Guide to XLR cables: what are microphone cables?

After spending some time with studio microphones, you’ll notice that they require an oddly specfic cable you may have not seen before. The three pins inside the base of most microphones require an XLR (external line return) cable.

Something truly baffling about the music industry is the disparity between the price of low and high-end cables. Though not as critical as the specifications of studio monitors and audio interfaces, you do have to wonder why XLR microphone and speaker cables can get so expensive.

We’ve explored the purposes of different audio and digital cables you’ll come across while recording and producing music. But now it’s time to get our hands dirty and talk about the intricate details of microphone cables.

There are a number of different types of XLR cables – from 3-pin to 7-pin XLRs – but 3-pin XLR cables are the most common you’ll find. And we can hedge our bets that the only other XLR cable you may use one day is a 7-pin cable. We’ll explore these a bit later on. But for now, let’s focus on the anatomy of XLR microphone cables.


The anatomy of microphone cables

There are 5 parts that you’ll find inside an XLR microphone cable.

  1. Two Conductors (+/-)
  2. Insulation
  3. Fillers
  4. Shielding
  5. Outer Jacket
The anatomy of an XLR microphone and speaker cable.

Two conductors (copper wires) lie at the core of microphone cables. And manufacturers wrap both cables in individual strips of insulation. 

Then manufacturers twist both wires together and user filler to smooth the cable out. As a result, filler removes any warping that may occur and gives us a nice round cable.  

Next, shielding - which is usually copper too - protects the conductors from potential sources of interference like electrical gear.

Finally, manufacturers cover the cable with a rubber outer jacket that protects its internal components from physical damage.

Two conductors (copper wires) lie at the core of microphone cables. And manufacturers wrap both cables in individual strips of insulation.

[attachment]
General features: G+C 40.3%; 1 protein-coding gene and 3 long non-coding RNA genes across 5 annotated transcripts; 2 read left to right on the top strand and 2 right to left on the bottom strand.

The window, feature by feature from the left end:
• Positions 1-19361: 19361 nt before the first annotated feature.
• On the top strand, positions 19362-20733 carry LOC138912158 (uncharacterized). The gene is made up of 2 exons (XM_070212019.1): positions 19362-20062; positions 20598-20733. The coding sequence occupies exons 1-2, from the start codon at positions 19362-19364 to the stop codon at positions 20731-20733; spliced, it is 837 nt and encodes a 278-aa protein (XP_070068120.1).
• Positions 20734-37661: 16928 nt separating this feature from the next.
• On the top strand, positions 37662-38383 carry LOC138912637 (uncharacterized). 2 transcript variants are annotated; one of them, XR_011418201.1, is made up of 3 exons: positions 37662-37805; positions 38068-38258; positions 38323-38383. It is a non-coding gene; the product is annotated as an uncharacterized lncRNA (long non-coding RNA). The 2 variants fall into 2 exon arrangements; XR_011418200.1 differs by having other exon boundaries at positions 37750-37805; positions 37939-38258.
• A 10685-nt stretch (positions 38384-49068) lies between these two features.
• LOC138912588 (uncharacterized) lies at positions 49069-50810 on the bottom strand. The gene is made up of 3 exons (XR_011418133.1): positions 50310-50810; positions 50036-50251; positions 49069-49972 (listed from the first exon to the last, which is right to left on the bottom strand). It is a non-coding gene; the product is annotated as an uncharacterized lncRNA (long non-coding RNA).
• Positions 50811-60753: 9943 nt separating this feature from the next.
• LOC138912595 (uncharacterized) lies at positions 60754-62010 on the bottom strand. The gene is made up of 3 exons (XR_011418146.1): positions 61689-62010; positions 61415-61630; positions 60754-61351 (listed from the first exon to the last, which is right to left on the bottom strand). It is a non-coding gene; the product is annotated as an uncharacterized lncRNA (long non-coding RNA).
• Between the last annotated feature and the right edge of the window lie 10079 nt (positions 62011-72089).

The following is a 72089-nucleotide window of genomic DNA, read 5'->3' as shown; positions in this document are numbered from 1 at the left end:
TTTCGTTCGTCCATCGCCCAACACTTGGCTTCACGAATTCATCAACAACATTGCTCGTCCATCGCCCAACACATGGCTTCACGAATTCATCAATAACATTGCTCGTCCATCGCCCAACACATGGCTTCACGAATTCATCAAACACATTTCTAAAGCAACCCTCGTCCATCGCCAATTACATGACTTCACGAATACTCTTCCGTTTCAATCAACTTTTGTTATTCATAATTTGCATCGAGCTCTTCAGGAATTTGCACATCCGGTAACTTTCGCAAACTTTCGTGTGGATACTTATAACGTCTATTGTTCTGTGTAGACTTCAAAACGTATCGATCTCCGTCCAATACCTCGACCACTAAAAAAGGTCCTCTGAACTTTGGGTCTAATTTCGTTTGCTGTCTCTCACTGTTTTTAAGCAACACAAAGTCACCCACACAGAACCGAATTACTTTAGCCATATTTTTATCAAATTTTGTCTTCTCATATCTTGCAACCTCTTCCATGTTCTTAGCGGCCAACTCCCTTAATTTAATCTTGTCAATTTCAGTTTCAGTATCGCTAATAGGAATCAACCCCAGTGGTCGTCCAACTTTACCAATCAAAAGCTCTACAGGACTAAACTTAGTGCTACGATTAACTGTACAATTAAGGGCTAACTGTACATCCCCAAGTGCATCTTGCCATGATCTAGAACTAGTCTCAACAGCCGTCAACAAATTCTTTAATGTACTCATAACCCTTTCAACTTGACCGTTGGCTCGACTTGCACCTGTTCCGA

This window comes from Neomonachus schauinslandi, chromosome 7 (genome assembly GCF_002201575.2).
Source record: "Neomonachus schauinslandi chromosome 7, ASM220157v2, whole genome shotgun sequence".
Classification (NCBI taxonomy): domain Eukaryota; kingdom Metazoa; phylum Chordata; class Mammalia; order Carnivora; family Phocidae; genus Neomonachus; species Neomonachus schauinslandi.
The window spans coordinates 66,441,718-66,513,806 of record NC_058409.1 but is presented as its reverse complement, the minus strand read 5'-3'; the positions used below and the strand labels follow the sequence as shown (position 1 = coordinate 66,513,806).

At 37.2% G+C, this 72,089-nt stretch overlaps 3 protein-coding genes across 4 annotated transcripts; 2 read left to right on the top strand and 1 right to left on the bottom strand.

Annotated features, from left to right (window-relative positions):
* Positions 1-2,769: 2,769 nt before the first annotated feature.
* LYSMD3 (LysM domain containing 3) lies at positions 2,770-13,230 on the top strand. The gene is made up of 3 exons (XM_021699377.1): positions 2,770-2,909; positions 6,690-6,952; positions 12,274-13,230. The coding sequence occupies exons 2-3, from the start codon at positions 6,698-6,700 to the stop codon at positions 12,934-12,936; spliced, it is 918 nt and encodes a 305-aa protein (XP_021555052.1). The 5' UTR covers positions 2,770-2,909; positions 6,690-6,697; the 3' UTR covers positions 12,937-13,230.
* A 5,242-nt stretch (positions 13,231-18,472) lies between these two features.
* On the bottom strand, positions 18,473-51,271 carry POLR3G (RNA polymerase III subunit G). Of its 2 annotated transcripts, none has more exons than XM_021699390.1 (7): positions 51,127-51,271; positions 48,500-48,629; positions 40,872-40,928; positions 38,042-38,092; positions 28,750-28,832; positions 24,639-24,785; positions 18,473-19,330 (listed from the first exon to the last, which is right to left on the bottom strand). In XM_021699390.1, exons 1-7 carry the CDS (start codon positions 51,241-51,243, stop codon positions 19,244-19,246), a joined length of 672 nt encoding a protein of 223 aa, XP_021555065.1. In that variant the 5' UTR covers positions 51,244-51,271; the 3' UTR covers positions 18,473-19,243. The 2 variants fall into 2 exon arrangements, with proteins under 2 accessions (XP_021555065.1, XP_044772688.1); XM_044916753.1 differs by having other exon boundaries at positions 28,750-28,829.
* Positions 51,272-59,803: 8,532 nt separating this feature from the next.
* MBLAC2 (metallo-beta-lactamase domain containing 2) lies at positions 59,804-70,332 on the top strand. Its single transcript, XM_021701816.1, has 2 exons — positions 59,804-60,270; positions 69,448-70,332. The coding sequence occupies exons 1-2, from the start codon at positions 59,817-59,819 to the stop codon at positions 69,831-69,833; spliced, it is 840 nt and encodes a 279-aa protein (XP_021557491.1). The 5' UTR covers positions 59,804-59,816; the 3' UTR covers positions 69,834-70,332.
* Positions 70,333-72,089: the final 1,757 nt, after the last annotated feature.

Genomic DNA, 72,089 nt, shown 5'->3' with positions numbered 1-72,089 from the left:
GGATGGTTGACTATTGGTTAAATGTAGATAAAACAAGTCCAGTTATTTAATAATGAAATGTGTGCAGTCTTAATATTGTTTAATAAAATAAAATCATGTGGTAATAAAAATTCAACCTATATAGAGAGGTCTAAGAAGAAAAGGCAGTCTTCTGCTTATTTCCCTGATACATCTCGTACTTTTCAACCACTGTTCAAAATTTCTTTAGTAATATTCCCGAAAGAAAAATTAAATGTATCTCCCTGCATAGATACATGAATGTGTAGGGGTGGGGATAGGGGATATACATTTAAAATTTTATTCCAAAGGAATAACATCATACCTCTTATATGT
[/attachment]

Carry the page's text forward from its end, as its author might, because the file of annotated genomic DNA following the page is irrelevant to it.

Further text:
Then manufacturers twist both wires together and user filler to smooth the cable out. As a result, filler removes any warping that may occur and gives us a nice round cable.

Next, shielding – which is usually copper too – protects the conductors from potential sources of interference like electrical gear.

Finally, manufacturers cover the cable with a rubber outer jacket that protects its internal components from physical damage.


Why are microphone cables so expensive?

Well, there are a number of factors that contribute to both the cost and quality/performance of the microphone. These are:

  1. Strand count
  2. The lay
  3. Shielding
  4. Impact absorption
  5. Connector conductivity
  6. Star quad cabling

1. Strand count

Upon closer look, you’ll notice a number of thin strands make up the copper wires at the heart of your XLR cable.

If cable X has more fine strands making up its conductors than cable Y, cable X has a higher strand count. The result is an XLR cable that is more flexible and durable. And if a cable is subject to heavy abuse – like during a live performance – a higher strand count is far more desirable. But this adds to both manufacturing time and production cost.

2. The lay

Remember when we discussed how manufacturers twist the two copper wires together? Well, that’s what the lay is concerned with.

Expensive cables have more twists than affordable cables. The lay is simply a measurement of the distance between the twists! A higher lay means more distance between the twists/fewer twists!